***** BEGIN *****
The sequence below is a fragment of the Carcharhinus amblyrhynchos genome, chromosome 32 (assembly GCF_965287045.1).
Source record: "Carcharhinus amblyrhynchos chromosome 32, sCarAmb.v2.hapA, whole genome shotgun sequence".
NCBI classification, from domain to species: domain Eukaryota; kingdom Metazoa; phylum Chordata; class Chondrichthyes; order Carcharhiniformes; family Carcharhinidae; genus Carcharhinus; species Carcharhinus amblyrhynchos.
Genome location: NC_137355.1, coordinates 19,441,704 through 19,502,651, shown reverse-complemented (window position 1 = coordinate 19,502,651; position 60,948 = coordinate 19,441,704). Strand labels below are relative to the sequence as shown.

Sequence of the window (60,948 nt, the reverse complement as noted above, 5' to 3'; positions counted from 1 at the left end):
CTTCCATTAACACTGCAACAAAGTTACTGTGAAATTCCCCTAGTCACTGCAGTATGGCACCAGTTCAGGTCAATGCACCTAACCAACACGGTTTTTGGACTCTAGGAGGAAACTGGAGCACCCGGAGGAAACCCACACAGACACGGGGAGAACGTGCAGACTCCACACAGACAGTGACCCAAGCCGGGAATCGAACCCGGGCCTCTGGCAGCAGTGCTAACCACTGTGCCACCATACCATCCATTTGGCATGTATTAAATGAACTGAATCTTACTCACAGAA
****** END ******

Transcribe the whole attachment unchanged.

The sequence below is a fragment of the Carcharhinus amblyrhynchos genome, chromosome 32 (assembly GCF_965287045.1).
Source record: "Carcharhinus amblyrhynchos chromosome 32, sCarAmb.v2.hapA, whole genome shotgun sequence".
NCBI classification, from domain to species: domain Eukaryota; kingdom Metazoa; phylum Chordata; class Chondrichthyes; order Carcharhiniformes; family Carcharhinidae; genus Carcharhinus; species Carcharhinus amblyrhynchos.
Genome location: NC_137355.1, coordinates 19,441,704 through 19,502,651, shown reverse-complemented (window position 1 = coordinate 19,502,651; position 60,948 = coordinate 19,441,704). Strand labels below are relative to the sequence as shown.

Sequence of the window (60,948 nt, the reverse complement as noted above, 5' to 3'; positions counted from 1 at the left end):
CTTCCATTAACACTGCAACAAAGTTACTGTGAAATTCCCCTAGTCACTGCAGTATGGCACCAGTTCAGGTCAATGCACCTAACCAACACGGTTTTTGGACTCTAGGAGGAAACTGGAGCACCCGGAGGAAACCCACACAGACACGGGGAGAACGTGCAGACTCCACACAGACAGTGACCCAAGCCGGGAATCGAACCCGGGCCTCTGGCAGCAGTGCTAACCACTGTGCCACCATACCATCCATTTGGCATGTATTAAATGAACTGAATCTTACTCACAGAA